The Redwood of the South
Like California’s redwoods, the coniferous alerce (Fitzroya cupressoides) is long-lived (up to 4,000 years), tall (up to 70 meters, though most top out around 40), and makes an attractive, easily worked, water- and insect-resistant lumber. It’s more abundant on the Chilean side, where its native habitat ranges from coastal Valdivia south to archipelagic and continental Chiloé. In Argentina it’s found from Lago Nahuel Huapi south to Parque Nacional Los Alerces.
While it grows mostly between 400 and 700 meters above sea level, the alerce also thrives in poorly drained marshlands at lower altitudes. The branches of younger specimens touch the ground, but the reddish-barked lower trunks of mature trees are barren. The Mapuche know it as the lawen, but Charles Darwin gave the tree its botanical name, after the famous commanding officer of his equally famous vessel. Still, history’s greatest scientist offers just a few descriptive remarks in his The Voyage of the Beagle.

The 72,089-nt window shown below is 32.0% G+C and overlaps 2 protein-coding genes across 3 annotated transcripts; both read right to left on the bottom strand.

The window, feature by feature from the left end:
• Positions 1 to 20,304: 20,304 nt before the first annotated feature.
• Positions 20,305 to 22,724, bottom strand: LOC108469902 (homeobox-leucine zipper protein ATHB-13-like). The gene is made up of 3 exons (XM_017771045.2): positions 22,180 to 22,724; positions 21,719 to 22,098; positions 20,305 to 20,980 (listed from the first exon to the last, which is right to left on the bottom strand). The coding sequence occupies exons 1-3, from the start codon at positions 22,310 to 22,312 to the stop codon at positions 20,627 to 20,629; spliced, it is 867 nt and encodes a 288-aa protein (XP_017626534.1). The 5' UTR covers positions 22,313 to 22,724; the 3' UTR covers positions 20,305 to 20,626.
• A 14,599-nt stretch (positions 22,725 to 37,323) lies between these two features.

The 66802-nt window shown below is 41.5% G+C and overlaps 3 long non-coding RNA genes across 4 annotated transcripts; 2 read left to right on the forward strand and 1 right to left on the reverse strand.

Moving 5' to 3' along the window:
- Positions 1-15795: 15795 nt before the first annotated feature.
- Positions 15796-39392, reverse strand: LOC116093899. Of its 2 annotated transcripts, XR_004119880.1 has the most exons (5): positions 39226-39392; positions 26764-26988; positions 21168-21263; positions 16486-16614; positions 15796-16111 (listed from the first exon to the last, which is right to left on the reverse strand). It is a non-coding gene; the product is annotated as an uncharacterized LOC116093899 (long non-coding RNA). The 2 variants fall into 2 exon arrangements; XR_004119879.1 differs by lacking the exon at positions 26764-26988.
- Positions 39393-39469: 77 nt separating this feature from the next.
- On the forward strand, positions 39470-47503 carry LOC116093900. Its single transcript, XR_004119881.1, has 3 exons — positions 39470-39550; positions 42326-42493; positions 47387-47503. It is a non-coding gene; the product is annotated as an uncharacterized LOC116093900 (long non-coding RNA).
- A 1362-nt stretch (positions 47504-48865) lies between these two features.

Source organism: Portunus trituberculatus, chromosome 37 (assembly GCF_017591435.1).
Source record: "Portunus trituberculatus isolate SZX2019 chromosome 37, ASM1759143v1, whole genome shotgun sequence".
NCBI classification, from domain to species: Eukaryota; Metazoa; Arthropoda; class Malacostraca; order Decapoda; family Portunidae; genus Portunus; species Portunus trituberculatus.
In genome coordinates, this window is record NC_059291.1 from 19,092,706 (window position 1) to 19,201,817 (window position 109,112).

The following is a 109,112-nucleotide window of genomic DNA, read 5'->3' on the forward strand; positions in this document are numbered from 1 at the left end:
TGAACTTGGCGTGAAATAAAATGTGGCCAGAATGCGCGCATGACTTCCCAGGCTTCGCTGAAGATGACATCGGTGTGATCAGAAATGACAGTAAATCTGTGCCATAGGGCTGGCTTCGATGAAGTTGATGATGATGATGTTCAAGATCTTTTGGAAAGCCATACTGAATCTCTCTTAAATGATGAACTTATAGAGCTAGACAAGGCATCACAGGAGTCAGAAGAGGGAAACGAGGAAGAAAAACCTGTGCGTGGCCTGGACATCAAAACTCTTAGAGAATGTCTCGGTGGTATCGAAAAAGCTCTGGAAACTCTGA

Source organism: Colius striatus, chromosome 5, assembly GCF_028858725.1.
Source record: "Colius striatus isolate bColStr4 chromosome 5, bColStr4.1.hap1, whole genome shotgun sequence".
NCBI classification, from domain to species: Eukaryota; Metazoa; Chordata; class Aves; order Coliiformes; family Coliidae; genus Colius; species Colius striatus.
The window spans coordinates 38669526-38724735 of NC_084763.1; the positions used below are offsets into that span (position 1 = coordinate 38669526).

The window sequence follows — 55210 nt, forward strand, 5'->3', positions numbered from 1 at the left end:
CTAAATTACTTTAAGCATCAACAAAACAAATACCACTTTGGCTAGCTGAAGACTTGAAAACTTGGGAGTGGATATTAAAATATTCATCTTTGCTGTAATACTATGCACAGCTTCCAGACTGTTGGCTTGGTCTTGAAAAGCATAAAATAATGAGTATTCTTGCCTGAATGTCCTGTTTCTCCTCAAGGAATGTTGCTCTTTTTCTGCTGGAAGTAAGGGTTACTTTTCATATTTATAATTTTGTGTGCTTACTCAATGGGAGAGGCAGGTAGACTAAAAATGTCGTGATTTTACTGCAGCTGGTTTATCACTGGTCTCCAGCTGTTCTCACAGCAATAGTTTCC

© Wayne Bernhardson from Moon Argentina, 3rd edition